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Re: RFC: OpenRC as Init System for Debian

(Please try to respect M-F-T, and not Cc: me. If I want a CC, I'll set
M-F-T appropriately, thanks)

Stefan Fritsch <sf@sfritsch.de> writes:

> On Tue, 8 May 2012, Gergely Nagy wrote:
>>> but sometimes it is necessary to do unusual things in init scripts to
>>> properly intregrate a service into the system. How to deal with that?
>>> Write shell wrappers that are executed from systemd?
>> If absolutely neccessary, that is an option. So is fixing the service to
>> play nice and be easy to start from systemd, which would be much more
>> preferable. Off the top of my head, I can't think of a case where this
>> latter wouldn't be the better option.
> Apart from the fact that requirements will be different on different
> systems. Putting functionality for all possible corner cases into the
> daemon is not sensible for any upstream.

That is what configuration files and similar things are for, I believe.

I'd love to see an example where a complex init script is needed, and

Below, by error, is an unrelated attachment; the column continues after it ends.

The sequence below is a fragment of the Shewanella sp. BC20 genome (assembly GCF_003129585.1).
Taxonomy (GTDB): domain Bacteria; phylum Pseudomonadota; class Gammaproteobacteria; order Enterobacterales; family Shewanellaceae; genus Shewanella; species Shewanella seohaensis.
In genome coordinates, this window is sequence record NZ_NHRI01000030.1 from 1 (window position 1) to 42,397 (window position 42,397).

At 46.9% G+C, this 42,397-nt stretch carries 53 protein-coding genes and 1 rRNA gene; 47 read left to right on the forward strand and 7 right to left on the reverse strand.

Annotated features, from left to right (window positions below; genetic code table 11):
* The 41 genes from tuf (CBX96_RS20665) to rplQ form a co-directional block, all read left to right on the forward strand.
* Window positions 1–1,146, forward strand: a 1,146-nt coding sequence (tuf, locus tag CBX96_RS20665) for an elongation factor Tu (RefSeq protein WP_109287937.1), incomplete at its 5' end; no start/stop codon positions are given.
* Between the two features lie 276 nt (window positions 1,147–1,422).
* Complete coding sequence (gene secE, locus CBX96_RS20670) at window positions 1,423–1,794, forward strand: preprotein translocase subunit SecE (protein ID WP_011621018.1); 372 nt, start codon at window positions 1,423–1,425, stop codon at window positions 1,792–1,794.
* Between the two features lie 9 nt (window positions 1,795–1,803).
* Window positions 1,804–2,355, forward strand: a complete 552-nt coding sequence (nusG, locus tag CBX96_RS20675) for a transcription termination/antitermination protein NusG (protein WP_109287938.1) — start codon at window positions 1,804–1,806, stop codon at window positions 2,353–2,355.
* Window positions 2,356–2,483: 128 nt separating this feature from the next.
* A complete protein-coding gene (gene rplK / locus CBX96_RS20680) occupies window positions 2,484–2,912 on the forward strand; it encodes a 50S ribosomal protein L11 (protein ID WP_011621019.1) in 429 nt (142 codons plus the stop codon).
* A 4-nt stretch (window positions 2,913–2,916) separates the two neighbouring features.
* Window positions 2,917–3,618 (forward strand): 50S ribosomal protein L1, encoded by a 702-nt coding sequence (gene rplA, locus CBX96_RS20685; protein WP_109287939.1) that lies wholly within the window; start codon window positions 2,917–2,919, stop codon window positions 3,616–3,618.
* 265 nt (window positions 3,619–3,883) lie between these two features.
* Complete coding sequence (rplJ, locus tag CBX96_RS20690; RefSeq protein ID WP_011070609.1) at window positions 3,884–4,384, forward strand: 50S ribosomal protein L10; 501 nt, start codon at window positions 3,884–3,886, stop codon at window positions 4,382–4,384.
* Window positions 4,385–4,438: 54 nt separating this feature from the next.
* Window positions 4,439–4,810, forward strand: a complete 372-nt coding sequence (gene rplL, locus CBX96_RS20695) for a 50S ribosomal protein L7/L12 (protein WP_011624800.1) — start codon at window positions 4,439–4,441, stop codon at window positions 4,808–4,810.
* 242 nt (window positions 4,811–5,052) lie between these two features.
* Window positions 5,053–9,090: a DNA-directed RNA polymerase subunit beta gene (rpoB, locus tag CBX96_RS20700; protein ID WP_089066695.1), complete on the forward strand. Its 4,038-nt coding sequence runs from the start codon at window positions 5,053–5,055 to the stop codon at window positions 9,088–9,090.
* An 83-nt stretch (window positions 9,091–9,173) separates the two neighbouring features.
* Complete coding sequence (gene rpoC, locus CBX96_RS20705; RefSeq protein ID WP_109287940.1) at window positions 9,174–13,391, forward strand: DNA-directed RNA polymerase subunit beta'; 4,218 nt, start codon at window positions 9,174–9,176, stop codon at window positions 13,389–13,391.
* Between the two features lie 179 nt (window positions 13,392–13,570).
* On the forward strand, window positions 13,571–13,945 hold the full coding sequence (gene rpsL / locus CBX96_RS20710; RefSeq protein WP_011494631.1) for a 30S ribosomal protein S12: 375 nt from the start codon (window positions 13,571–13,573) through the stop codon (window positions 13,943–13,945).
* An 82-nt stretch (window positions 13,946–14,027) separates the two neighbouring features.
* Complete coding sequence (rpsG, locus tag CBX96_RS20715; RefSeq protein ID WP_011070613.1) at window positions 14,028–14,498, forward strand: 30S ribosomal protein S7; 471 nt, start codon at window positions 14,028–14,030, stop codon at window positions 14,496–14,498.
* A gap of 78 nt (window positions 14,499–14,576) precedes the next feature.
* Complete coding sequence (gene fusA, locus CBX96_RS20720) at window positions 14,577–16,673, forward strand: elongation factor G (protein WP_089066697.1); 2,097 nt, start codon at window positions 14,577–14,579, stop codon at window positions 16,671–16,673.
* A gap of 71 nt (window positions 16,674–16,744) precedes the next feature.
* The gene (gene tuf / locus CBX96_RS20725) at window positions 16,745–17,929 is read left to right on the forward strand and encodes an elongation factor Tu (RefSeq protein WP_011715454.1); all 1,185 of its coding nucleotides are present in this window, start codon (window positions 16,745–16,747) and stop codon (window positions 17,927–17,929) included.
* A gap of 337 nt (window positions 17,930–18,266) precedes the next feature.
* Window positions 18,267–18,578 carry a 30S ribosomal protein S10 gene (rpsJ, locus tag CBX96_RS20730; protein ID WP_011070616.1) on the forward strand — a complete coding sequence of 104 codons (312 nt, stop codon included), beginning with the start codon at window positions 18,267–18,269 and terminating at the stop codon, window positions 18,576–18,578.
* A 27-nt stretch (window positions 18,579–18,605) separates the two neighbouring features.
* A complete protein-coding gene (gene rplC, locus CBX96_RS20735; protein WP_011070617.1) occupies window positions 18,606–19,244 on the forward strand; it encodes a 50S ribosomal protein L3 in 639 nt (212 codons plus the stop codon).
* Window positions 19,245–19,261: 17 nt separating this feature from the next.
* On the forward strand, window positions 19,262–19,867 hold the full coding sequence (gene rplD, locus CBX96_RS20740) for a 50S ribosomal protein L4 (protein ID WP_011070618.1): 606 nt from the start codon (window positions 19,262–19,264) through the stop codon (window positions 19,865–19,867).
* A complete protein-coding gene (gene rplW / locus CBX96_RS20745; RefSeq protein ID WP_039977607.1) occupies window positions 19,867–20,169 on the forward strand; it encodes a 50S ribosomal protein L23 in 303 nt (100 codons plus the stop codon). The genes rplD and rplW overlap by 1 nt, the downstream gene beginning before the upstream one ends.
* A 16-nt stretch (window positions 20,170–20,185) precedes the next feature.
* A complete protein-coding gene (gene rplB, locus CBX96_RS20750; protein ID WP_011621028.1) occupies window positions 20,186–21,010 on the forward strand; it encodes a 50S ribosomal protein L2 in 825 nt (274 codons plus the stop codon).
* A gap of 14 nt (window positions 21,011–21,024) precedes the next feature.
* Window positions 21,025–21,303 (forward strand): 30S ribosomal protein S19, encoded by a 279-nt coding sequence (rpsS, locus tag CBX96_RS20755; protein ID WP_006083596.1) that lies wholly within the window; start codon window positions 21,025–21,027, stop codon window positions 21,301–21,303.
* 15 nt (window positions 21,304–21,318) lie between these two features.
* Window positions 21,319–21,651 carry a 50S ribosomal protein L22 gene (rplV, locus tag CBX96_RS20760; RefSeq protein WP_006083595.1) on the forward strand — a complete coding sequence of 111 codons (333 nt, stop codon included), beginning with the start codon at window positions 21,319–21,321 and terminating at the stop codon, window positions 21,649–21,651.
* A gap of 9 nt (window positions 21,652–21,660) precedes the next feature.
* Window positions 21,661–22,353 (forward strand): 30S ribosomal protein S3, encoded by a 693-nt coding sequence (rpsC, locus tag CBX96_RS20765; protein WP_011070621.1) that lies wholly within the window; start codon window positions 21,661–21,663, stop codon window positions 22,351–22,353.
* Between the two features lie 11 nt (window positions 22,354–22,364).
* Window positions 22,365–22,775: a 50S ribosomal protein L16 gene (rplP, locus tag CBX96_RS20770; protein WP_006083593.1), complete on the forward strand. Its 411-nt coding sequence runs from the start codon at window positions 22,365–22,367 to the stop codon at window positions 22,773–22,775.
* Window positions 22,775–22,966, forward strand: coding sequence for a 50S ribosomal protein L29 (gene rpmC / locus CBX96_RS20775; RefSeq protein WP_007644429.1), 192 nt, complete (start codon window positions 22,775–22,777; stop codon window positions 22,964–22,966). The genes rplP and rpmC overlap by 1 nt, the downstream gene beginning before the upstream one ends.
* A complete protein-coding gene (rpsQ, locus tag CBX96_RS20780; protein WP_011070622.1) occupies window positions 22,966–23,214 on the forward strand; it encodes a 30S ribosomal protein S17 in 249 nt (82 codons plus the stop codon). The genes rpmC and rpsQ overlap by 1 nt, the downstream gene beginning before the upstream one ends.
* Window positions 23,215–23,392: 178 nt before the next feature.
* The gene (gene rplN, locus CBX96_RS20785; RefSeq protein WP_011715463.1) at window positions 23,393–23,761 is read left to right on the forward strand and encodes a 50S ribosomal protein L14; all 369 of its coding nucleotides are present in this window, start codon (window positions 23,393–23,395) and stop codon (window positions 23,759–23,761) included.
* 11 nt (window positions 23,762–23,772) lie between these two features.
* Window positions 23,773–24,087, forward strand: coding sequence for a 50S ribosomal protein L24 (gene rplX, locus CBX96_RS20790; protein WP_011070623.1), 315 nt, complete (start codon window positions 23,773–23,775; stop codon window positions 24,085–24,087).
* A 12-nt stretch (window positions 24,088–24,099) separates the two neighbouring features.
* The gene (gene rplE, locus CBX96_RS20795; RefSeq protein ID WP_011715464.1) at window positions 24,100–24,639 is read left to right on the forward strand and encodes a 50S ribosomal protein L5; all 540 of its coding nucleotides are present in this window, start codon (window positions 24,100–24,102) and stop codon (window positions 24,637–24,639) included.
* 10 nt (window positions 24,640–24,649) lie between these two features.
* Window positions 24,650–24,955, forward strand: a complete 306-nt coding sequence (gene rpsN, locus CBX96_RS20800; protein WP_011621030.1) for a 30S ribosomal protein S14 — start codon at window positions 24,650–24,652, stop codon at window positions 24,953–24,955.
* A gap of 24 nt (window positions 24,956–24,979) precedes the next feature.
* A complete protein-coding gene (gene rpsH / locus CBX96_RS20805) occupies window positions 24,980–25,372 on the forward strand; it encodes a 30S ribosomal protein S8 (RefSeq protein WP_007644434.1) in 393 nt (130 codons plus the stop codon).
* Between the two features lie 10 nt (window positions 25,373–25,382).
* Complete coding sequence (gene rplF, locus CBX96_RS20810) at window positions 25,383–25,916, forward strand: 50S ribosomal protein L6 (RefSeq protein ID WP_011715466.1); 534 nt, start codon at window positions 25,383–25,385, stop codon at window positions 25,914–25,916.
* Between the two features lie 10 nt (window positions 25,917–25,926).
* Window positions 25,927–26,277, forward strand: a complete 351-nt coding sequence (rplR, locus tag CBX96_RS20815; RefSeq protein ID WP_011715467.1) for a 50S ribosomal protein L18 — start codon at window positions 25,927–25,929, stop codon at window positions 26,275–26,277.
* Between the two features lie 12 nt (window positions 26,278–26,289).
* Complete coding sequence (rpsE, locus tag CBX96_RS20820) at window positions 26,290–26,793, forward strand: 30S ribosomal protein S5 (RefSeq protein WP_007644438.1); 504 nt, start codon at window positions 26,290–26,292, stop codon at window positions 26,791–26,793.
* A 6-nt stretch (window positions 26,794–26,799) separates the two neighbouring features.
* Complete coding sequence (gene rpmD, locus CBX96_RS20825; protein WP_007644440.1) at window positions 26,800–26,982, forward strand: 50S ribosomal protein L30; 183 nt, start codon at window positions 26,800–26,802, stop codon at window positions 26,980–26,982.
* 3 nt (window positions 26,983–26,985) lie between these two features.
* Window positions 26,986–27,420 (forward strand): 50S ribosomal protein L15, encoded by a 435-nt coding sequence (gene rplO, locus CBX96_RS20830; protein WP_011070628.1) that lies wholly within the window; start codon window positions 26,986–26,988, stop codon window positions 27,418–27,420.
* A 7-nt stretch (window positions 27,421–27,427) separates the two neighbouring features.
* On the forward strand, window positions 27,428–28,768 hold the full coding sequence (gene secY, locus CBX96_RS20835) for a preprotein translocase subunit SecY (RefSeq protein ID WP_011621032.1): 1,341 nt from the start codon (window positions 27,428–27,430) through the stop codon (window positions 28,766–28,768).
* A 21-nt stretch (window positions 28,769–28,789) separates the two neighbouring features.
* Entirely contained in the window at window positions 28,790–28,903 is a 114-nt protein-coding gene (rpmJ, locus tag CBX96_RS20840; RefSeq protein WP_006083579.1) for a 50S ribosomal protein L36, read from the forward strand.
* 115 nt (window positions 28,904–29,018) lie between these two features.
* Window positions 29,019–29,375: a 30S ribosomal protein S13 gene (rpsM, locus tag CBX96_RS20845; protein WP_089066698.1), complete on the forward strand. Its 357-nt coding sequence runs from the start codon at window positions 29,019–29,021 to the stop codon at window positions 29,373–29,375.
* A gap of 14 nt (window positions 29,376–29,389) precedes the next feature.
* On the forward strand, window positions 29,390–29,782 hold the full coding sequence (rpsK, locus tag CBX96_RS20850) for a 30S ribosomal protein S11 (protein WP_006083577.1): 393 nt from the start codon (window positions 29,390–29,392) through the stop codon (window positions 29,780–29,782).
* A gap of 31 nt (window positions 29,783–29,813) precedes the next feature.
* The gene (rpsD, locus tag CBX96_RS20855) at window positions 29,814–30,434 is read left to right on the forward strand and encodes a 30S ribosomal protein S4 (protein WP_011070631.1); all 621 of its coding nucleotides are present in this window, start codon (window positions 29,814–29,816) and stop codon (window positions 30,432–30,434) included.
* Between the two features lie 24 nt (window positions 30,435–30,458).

that can't be easily turned into systemd service files (for example). So
far, I was told of two cases where the init script does more than a
simple unit file does: one was nbd-client, which does funky stuff I
dared not try to understand last night, the other is every package that
supports starting multiple instances of the same service.

The latter isn't hard to convert to systemd, and will even be simpler,
as far as I see.

> And the integrator/packager may not want to learn all the funny
> languages that daemons can be written in (ocaml, haskell, java, ruby,
> ...). Besides, init scripts are conf files on Debian for good reasons.

So are unit files and configuration files. If the daemon can't be
configured and started properly without an init script's help, then
something's very broken.

Exceptions do exist, of course, but that falls under the 'absolutely
necessary' label.

I'd love to hear about examples though. If for nothing else, than to try
my hands at making them work with systemd, it sounds like an amusing


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